HARI SREENIVASAN: Wall Street had one of its worst days of the year, amid new fears about instability in Europe. Stocks went into a late-day sell-off after reports that Italy might be unable to form a new government. The Dow Jones industrial average lost 216 points to close at 13,784. The Nasdaq fell 45 points to close at 3,116.
Those reports of paralysis in Italy followed crucial parliamentary elections there. Turnout was low, and a protest movement led by a comedian won nearly a quarter of the vote. As officials counted ballots, partial results showed no clear winner. Instead, it appeared opposing coalitions would split control of Parliament. That prompted warnings of a stalemate.
STEFANO FASSINA, Economic Spokesperson for Democratic Party: If a rejection, very worrying. If they are confirmed, it means that Italy will not have a government, so it will be a very, very dangerous -- very, very dangerous scenario.
HARI SREENIVASAN: If no party is able to form a government, there could be new elections at a time when Italy is still grappling with severe financial problems.
NATO has found no evidence so far that U.S. special forces tortured civilians in Eastern Afghanistan. The coalition issued that statement today after Afghan President Hamid Karzai ordered all U.S. special forces to leave a key region within two weeks. Local officials in Wardak Province have blamed Americans in the disappearance of at least nine men and the murder of a university student.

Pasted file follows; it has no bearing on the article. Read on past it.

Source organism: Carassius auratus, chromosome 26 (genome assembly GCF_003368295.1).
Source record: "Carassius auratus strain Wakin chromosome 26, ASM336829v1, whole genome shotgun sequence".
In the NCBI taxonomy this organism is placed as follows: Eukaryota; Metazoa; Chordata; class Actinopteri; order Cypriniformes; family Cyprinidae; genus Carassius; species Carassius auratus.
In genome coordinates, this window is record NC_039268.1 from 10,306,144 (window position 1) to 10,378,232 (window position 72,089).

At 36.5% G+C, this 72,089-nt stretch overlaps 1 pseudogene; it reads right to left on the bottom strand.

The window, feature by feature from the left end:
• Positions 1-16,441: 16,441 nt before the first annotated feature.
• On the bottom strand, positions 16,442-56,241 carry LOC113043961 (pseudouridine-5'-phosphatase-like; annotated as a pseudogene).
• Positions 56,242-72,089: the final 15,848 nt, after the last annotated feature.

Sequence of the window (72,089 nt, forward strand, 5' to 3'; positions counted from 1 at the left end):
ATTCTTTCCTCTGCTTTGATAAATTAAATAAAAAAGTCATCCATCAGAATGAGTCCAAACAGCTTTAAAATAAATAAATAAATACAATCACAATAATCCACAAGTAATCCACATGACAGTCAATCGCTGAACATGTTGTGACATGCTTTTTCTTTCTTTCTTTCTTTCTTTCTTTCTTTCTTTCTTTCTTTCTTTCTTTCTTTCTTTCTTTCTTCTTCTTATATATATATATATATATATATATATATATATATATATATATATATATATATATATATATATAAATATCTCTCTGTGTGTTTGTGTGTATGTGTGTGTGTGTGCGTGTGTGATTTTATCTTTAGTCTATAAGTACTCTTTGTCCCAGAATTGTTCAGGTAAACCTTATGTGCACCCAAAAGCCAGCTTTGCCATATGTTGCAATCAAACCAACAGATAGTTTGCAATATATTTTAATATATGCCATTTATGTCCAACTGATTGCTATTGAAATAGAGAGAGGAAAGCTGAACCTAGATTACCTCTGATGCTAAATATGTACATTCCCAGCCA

A trial opened today in New Orleans on exactly who will pay how much more in the 2010 Gulf oil spill, the nation's worst offshore oil disaster. BP says it has already paid $24 billion dollars in spill-related expenses. Now a federal judge will decide the liability of the oil giant and its partners, Transocean and Halliburton, for $20 billion dollars in civil claims. The trial is expected to last months, but the judge has promised not to let it drag on.
Major new research finds that eating Mediterranean-style can cut your risk of major heart problems by 30 percent. A study in Spain, published today, praised the benefits of olive oil, nuts, fish, and vegetables. The study lasted five years and involved 7,500 people. It was by far the most detailed look at Mediterranean diets. The findings were published in "The New England Journal of Medicine."
Former Surgeon General C. Everett Koop died today in Hanover, New Hampshire. Koop gained national notoriety in the 1980s under President Reagan by endorsing condoms and sex education to stop AIDS, and campaigning against smoking. He spoke about his anti-smoking efforts on the NewsHour in 1989.
C. EVERETT KOOP, Former U.S. Surgeon General: I could not work for a tobacco company. I couldn't even work on an assembly line making cigarettes. In fact, I once talked to a man in one of the cigarette-producing cities. And he said, "You know, I have come to believe that even the machine that turns out those little white things is evil."
I think you have got to recognize that if we suddenly ran on tobacco tomorrow as something we didn't know anything about before, there would be no doubt about the fact it would be treated the way we treat toxic wastes or other things that threaten the health of our people.
HARI SREENIVASAN: Koop left office that same year and founded an institute at Dartmouth in Hanover to teach basic values and ethics to medical students. C. Everett Koop was 96 years old.
Those are some of the day's major stories -- now back to Judy.